What do you do when your partner is listening to someone who knows nothing about construction, but still thinks they knows what’s best?
There is a measure you can use to determine how financially solid your company is at any given point in time. It’s called the current ratio, and it’s a good idea to check it regularly.
When you own a small business you wear a lot of hats. Understanding the numbers might not be your favorite hat, but numbers are important because they show where you stand financially.
When I teach a class or webinar, sometimes I wonder if my listeners understand what I’m trying to say. After reading some of the questions that came in during a recent webinar, I realized I missed the mark.
Everyone, and I do mean everyone, who has ever compiled an estimate has made a math error that put knots in their stomach once it was realized.
Some time back we received a well-written letter about liability insurance from a contractor in Washington state.
Michael discusses a ploy some building owners use to not pay for all of their change work orders. It happens in both residential and commercial projects.
You shouldn’t sign a contract that stipulates what you can charge, even if it’s just on the change orders.
As business owners, we need to keep an eye on what’s going on with the economy because it should influence our business decisions.
As we wrap up 2018, we want to share two notes we received this year.
A business plan is different than year-end planning. A business plan looks at the big picture. It’s a roadmap for the whole journey.
Do you ever think about what we do for others? We build homes and we maintain them. We fix problems and if our job is done well, no one ever notices how well it was done.
Without looking, how do you think your business did this year? Are you feeling more profitable or less? Is your business running more smoothly or are the problems overwhelming?
A contractor we’ve known and worked with for many years sent us a note about his experience working with a new architect. Ideally, the architect would have been working with the contractor from the beginning so he could have educated the client as well.
The best way to avoid paying taxes is to not make a profit at all, but it’s a rough way to live.
It’s smart to specialize on the work that makes you the most money. It’s even better if you know contractors who can pick up the leads outside your specialty.
The job is sold, schedule is set, project gets started, and suddenly it’s behind schedule. When it happens, it eats into your profit and upsets your clients.
How should you handle a mistake? What if it’s a mistake you made over a decade ago?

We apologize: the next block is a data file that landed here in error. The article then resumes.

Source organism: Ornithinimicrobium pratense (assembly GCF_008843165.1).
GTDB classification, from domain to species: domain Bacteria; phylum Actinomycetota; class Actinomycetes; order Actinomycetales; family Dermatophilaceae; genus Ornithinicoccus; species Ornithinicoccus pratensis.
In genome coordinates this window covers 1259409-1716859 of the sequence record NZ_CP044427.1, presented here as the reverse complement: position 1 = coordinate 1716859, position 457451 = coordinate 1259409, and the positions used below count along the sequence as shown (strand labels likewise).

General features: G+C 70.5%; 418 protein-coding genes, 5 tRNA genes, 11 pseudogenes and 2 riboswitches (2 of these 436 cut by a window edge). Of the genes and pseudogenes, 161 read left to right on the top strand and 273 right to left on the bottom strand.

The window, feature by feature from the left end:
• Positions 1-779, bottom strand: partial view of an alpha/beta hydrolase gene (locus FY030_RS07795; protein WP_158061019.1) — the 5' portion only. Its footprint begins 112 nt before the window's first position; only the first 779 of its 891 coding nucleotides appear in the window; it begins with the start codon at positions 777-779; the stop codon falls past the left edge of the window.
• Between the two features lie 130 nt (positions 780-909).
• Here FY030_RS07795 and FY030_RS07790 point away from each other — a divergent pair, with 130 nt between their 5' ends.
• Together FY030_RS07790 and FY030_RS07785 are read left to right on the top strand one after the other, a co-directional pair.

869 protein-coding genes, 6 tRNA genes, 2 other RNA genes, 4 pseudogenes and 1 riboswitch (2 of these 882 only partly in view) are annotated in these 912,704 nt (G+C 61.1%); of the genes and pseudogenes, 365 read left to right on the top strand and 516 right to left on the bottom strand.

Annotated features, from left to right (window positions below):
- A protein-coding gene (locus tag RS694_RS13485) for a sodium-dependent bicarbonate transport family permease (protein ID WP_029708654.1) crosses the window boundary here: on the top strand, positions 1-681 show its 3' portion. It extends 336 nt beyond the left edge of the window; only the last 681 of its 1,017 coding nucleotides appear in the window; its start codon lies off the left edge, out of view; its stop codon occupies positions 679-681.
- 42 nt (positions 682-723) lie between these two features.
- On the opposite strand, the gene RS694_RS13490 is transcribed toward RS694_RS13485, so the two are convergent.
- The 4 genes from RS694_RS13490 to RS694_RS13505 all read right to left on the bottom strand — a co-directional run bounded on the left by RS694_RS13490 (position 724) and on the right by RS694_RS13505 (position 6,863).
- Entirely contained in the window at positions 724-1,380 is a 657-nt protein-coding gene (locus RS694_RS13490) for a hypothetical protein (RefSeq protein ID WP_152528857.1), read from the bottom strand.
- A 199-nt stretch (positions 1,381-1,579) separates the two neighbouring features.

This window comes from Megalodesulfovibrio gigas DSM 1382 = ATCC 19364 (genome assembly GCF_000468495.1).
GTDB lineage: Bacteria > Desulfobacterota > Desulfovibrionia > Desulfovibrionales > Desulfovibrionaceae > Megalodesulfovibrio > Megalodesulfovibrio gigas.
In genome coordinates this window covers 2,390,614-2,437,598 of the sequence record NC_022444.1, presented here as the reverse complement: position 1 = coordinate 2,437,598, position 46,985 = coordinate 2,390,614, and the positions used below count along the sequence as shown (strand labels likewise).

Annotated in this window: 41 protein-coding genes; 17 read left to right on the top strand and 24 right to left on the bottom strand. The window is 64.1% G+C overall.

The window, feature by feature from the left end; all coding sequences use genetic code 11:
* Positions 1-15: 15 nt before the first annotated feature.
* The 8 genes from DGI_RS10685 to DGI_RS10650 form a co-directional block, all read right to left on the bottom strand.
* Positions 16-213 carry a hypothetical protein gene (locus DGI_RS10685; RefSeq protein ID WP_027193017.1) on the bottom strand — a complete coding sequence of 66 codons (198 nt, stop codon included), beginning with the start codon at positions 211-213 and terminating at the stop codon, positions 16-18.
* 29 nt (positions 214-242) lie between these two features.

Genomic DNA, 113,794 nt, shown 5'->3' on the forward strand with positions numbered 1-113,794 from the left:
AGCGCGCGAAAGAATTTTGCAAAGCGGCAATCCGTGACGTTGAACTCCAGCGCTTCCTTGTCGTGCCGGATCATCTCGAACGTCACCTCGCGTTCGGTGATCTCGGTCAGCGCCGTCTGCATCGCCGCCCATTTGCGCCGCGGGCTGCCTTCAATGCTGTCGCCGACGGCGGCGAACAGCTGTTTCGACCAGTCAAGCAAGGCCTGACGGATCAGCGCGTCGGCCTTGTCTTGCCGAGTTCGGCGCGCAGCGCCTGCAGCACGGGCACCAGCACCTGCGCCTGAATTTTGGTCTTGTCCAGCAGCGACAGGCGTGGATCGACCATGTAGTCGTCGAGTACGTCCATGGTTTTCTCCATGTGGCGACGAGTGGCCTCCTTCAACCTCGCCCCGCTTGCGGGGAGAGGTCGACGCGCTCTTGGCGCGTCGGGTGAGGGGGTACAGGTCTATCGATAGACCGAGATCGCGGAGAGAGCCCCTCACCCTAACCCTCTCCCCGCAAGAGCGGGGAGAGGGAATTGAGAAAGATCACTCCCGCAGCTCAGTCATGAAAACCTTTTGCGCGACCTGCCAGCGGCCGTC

Since the end goal for both the architect and the contractor is a satisfied client, how about working together from the beginning?
If you want to attract the best people, you need to make the a good offer.
There’s a reason that working in the trades isn’t appealing. But if you do the work, you know there are positives that outweigh the negatives.
When your books are set up properly, it’s easy to calculate your markup, and it’s also easy to compare your actual results to your estimates.
Taxes are the price you pay for being profitable. It’s a good thing when your business is in the black and you need to pay taxes on it. It’s not good when you’re taken by surprise.
When everyone but your family benefits from your business, it’s time for a reality check.
Should you take every opportunity to increase exposure for your business?
As we head into Memorial Day weekend, we want to share an upbeat note we received in April from a client.
Is there a common ground or way that the designer and contractor can do business together, each make the money they need to, and not overcharge the customer?
We hear many stories from business owners who have had to recover from the theft of funds by their own employees. Today we’re sharing a list of things you can do to protect yourself and your business.
When you own a small business you’re often asked to hire family or friends. Sometimes it works out great, but not always.
There are two schools of thought on pricing handyman projects and service work: T&M or flat rate pricing. They both have advantages and disadvantages.
We received a note from a contractor asking if what we talk about applies to his business.
The note stated, “Because I’m the middle man, my subcontractor loses out a potential project.” That’s true, and it’s one reason you shouldn’t get into the position of being a middle man.
For the past few years I’ve had general contractors tell me that they can’t get specialty contractors to return their calls, show up on time or show up at all for a job. Now I’m hearing from generals who are getting calls from subs, looking for work.
If your lawyer believes you have to justify your pricing just because someone doesn’t want to pay their bill, it’s time to find another lawyer.
I’m a strong supporter of reviewing where your business has been and where you want it to go. Last week I discussed that subject with a friend I met over seventeen years ago.
I follow Barbara Pachter, a speaker, author, and coach, who writes regularly on business-related topics, especially those related to business etiquette and communication. We requested and received permission to reprint one of her recent blog posts here.